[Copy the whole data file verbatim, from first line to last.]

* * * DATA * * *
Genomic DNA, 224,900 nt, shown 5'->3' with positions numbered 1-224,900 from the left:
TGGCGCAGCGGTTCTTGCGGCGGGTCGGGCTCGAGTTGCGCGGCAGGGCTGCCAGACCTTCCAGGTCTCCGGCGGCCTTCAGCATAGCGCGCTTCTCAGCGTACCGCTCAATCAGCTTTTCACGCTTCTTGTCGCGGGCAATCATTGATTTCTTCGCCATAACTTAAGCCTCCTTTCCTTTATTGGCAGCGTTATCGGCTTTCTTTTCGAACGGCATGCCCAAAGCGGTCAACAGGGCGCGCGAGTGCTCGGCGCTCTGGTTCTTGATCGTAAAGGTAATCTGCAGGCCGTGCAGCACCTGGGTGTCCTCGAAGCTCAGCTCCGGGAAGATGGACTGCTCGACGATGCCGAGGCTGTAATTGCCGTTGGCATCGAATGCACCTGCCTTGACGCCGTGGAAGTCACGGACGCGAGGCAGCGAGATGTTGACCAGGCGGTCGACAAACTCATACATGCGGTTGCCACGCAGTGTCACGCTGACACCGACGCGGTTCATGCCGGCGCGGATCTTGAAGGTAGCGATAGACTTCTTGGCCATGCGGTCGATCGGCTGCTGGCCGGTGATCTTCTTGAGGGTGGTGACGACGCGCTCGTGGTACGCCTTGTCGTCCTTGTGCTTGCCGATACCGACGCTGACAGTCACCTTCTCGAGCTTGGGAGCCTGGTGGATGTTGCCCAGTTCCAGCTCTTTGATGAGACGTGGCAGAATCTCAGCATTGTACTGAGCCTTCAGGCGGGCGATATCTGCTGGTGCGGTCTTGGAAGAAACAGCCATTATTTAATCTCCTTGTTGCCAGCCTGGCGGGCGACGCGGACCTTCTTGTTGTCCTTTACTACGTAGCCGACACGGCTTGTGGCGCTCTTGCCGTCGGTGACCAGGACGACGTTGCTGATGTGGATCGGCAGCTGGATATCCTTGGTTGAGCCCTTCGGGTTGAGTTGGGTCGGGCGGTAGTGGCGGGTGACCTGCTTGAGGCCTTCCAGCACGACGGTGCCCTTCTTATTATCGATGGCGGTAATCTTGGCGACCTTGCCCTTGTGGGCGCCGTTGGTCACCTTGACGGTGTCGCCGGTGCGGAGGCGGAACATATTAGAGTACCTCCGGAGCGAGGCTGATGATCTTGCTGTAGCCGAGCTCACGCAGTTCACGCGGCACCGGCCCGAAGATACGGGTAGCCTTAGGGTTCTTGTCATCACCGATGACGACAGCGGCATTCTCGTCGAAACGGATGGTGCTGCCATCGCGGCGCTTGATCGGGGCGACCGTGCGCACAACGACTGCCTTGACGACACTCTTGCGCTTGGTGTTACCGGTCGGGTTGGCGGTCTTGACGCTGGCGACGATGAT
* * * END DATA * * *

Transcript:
Genomic DNA, 224,900 nt, shown 5'->3' with positions numbered 1-224,900 from the left:
TGGCGCAGCGGTTCTTGCGGCGGGTCGGGCTCGAGTTGCGCGGCAGGGCTGCCAGACCTTCCAGGTCTCCGGCGGCCTTCAGCATAGCGCGCTTCTCAGCGTACCGCTCAATCAGCTTTTCACGCTTCTTGTCGCGGGCAATCATTGATTTCTTCGCCATAACTTAAGCCTCCTTTCCTTTATTGGCAGCGTTATCGGCTTTCTTTTCGAACGGCATGCCCAAAGCGGTCAACAGGGCGCGCGAGTGCTCGGCGCTCTGGTTCTTGATCGTAAAGGTAATCTGCAGGCCGTGCAGCACCTGGGTGTCCTCGAAGCTCAGCTCCGGGAAGATGGACTGCTCGACGATGCCGAGGCTGTAATTGCCGTTGGCATCGAATGCACCTGCCTTGACGCCGTGGAAGTCACGGACGCGAGGCAGCGAGATGTTGACCAGGCGGTCGACAAACTCATACATGCGGTTGCCACGCAGTGTCACGCTGACACCGACGCGGTTCATGCCGGCGCGGATCTTGAAGGTAGCGATAGACTTCTTGGCCATGCGGTCGATCGGCTGCTGGCCGGTGATCTTCTTGAGGGTGGTGACGACGCGCTCGTGGTACGCCTTGTCGTCCTTGTGCTTGCCGATACCGACGCTGACAGTCACCTTCTCGAGCTTGGGAGCCTGGTGGATGTTGCCCAGTTCCAGCTCTTTGATGAGACGTGGCAGAATCTCAGCATTGTACTGAGCCTTCAGGCGGGCGATATCTGCTGGTGCGGTCTTGGAAGAAACAGCCATTATTTAATCTCCTTGTTGCCAGCCTGGCGGGCGACGCGGACCTTCTTGTTGTCCTTTACTACGTAGCCGACACGGCTTGTGGCGCTCTTGCCGTCGGTGACCAGGACGACGTTGCTGATGTGGATCGGCAGCTGGATATCCTTGGTTGAGCCCTTCGGGTTGAGTTGGGTCGGGCGGTAGTGGCGGGTGACCTGCTTGAGGCCTTCCAGCACGACGGTGCCCTTCTTATTATCGATGGCGGTAATCTTGGCGACCTTGCCCTTGTGGGCGCCGTTGGTCACCTTGACGGTGTCGCCGGTGCGGAGGCGGAACATATTAGAGTACCTCCGGAGCGAGGCTGATGATCTTGCTGTAGCCGAGCTCACGCAGTTCACGCGGCACCGGCCCGAAGATACGGGTAGCCTTAGGGTTCTTGTCATCACCGATGACGACAGCGGCATTCTCGTCGAAACGGATGGTGCTGCCATCGCGGCGCTTGATCGGGGCGACCGTGCGCACAACGACTGCCTTGACGACACTCTTGCGCTTGGTGTTACCGGTCGGGTTGGCGGTCTTGACGCTGGCGACGATGAT